Dk's personal life also effected the album's creation.  A proud father of a grown son and daughter, as well as two more sons (eleven and eight), a lot of his creative energies were funneled into his children.  "At the same time I was recording Fuck Yo Label, my daughter Bre Roca was signed to Roc-A-Fella.  So when she signed to Roc-A-Fella, I was helping her put her record together.  And I'm flyin all over the place, cuz she's doing shows with Jay and them, she doing the touring/modeling and all that.  So that kept me pretty busy.  And then my son [Mac Flossy] decided he can rhyme now, and Warner Bros wanted to sign him.  My children ended up putting a children's group together called the "Giggle Club".  do you remember School House Rock?  Dame Dash acquired the rights to do all of those, they were going to have these children redo them in a hip hop style.  Then I ended up hooking up with QD3 and Ray Brown, and that pushed me more into working with film.  Then with him, we ended up creating a show for Nickelodeon with Nick Cannon called "Star Camp", and this was surrounding the children and all that.  So that pulled me further and further away from what I was doing [with the album].  You know, this is about my children, so that's more important than any record that I'm even thinking about.  So in between those days at Nickelodeon I'm recording the songs on Fuck Yo Label, but i'm not really serious about it because all my energy is really going into my children.  But of course, they killed Roc-A-Fella Records, so my daughter's crushed mentally.  Everybody want her but she doesn't want to go nowhere.  And then the show we did for Nickelodeon, it was the first show to ever premier on the internet by a major network.  Now at the time that it premiered the writer's strike began!  I didn't have nothing to do with that stuff, I'm still independent.  I'm not a member of any unions, So the writer's strike, that don't apply to me.  But what it was about, was that nobody had an idea of how the writers were supposed to be payed for showing their stuff on the internet.  So I'm stuck directly in the middle of that.  To this day I still do not know where I fit in to that, because I'm not signed to Nickelodeon, I'm not signed to nobody.  When we (QD3, Ray, Dk) created "Star Camp", it was on our own time and our own dime.  But since it came out on Nickelodeon it fell under [the network] and I just got caught up."  Frustration is apparent in his voice over the phone.  "With all of these ideas that I came up with, whatever I wanted to do, on account that I was one of the first ones that was doing it, it didn't pan out.  So I still stayed in the street."

It's clearly evident that Dk's dealings with the entertainment industry have all ended in a struggle, so it was very surprising the response I received when I asked him if he ever planned on making another record.  "It's funny you should mention that," he replied.  "I'm about to start working on a record now.  I'm actually really starting a real record now.  Because I got the time to do it.  You're gonna see a lot of the old me on the new record.  It's easy because it's really me.  I got my own studio, so there's no reason for me not to do it."  But Dk's not the only one that has plans for recording in the future.  "Do you know Novelist?" he asked me.  Novelist was a name I wasn't familiar with, so he filled me in.  "Novelist is another member of of the Mass Men.  He's actually talking about doing a Mass Men album.  All the Mass Men are working on putting a record together, and after that we're gonna do the movie.  That's going to tell the whole story about [the Mass Men], kinda clear it up."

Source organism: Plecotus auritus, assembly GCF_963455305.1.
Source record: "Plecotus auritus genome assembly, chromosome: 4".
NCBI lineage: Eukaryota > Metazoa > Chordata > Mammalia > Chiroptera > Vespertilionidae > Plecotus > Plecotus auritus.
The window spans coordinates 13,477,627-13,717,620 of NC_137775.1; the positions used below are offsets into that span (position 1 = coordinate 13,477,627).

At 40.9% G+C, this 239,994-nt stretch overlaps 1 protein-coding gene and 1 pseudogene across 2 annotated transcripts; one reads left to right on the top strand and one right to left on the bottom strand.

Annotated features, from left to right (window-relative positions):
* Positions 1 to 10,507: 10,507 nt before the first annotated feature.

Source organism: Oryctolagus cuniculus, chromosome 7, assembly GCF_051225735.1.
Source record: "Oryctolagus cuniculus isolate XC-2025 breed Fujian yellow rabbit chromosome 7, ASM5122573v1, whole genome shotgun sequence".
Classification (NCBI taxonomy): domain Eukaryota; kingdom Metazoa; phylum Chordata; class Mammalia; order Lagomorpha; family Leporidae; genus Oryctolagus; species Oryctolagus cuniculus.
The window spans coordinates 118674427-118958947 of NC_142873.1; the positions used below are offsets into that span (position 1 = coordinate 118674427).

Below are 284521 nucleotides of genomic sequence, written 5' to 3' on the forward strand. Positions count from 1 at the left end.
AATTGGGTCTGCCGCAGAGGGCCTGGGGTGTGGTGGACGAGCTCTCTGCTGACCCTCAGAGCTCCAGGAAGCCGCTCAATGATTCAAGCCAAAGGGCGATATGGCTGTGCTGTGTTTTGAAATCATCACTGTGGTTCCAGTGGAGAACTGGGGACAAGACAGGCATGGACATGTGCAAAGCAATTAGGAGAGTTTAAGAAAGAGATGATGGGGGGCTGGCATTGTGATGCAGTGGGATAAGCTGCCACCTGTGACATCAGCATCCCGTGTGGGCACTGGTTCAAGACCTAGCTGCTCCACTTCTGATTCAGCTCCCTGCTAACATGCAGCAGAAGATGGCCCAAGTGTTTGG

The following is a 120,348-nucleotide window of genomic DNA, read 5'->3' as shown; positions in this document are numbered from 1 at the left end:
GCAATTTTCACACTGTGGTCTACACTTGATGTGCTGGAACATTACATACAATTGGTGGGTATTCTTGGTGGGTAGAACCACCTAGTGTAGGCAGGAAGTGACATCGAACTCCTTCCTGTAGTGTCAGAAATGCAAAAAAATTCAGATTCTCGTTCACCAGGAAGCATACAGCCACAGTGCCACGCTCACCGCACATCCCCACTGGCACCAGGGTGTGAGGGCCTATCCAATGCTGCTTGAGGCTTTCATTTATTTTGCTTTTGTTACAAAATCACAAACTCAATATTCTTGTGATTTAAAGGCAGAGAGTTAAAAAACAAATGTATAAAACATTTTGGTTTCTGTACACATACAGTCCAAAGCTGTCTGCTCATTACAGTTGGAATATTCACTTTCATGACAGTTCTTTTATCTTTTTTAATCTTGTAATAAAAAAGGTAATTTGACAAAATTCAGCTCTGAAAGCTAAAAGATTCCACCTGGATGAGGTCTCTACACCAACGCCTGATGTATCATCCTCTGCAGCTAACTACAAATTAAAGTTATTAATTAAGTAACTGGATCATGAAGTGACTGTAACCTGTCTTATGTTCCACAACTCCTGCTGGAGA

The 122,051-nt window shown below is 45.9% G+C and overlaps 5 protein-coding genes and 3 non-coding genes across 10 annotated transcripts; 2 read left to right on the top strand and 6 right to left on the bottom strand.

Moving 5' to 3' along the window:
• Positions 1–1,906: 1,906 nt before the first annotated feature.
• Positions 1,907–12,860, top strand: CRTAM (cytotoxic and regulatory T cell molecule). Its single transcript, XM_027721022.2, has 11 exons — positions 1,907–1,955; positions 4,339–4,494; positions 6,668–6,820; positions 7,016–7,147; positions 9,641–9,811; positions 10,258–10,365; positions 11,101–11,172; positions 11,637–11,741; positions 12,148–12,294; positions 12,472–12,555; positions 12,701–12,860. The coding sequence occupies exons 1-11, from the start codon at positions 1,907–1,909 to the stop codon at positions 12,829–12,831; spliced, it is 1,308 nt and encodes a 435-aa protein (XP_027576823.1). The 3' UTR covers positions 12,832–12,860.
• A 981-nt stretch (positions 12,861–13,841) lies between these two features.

At that the interview was basically at a close.  I thanked him for his time and generosity in explaining so much about his life, trials and tribulations as an artist.  He had said in an earlier email to me that astonishingly he had no idea he'd even be missed as an artist.  He said that when he first heard that his music was coveted not only by a few oldschool heads in Cali, but by generations of fans in places as diverse as Japan, Finland, and Germany, he was surprised.  He said over the phone, "I had no idea our stuff was even out there until Rifleman (Ellay Khule) came back from Germany and told me he met two more Dk Toons!  And he was like, 'This is how it was, I met some Riflemen while I was out there too!'  Out there to show you flattery, they don't take your song, they take your name.  And they start doing something like you.  I've never been anywhere like that.  I've never been out of the States.  I've never, ever, been on tour.  I've never done a video.  I've never put anything that I've done out, ever.  For most people, all they know of me is my music - They don't really know me.  When they meet me, they're like, 'Wait a minute - physically he don't fit what I have in my head what he's supposed to look like.'  You know, like I'm supposed to look like a backpacker!  But you know I'm just different.  I guess in business, it sends a mixed message.  So that makes it really hard for me to do a record.  You know, because physically I would be marketed with Ice Cube and them.  But in terms of the record, I'm supposed to be on tour with Ab Rude."
Summing it up, Dk explained, "When I went to Fat Jack's house, we'll have dinner, I'll play with his kids or whatever, we up to two or three in the morning.  I shut up and read the Koran, the Bible, and the Kaballa side by side till five, six in the morning.  I'm a little more ecclectic than people think.  But it's all mental, when you see me physically, you'd never know it was me."

Thanks again, Dk!  Beetbak with be sure to keep all the heads posted about future developments or news regarding this legendary emcee and artist.

Wednesday, December 14, 2011

Overcast from B-Self

Garfield Alumni